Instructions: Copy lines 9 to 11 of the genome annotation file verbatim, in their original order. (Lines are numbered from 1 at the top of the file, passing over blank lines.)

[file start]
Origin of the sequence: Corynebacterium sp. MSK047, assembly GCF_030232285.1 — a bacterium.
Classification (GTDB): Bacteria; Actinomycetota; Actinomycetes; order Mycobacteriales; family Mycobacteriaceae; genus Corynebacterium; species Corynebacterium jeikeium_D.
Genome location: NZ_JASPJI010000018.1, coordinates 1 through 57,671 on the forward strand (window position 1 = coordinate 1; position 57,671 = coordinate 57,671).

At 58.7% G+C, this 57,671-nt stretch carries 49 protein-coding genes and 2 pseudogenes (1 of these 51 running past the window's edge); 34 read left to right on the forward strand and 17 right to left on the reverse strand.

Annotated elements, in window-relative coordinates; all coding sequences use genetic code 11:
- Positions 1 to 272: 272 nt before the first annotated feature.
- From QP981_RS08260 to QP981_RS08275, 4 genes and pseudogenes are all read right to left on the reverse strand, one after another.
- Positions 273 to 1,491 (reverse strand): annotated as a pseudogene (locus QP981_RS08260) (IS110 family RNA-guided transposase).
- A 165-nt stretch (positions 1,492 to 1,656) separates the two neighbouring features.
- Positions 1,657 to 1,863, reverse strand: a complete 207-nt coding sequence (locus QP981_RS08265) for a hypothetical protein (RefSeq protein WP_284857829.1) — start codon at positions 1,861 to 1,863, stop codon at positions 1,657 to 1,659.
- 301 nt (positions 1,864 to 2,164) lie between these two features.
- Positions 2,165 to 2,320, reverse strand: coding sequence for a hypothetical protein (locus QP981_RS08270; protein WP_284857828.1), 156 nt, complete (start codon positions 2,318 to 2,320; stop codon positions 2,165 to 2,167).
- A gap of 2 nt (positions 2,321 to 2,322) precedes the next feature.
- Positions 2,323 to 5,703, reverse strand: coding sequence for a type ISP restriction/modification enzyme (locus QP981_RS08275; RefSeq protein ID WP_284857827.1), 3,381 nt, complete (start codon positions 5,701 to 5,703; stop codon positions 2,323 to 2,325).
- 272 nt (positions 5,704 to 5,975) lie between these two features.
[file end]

- A 165-nt stretch (positions 1,492 to 1,656) separates the two neighbouring features.
- Positions 1,657 to 1,863, reverse strand: a complete 207-nt coding sequence (locus QP981_RS08265) for a hypothetical protein (RefSeq protein WP_284857829.1) — start codon at positions 1,861 to 1,863, stop codon at positions 1,657 to 1,659.
- 301 nt (positions 1,864 to 2,164) lie between these two features.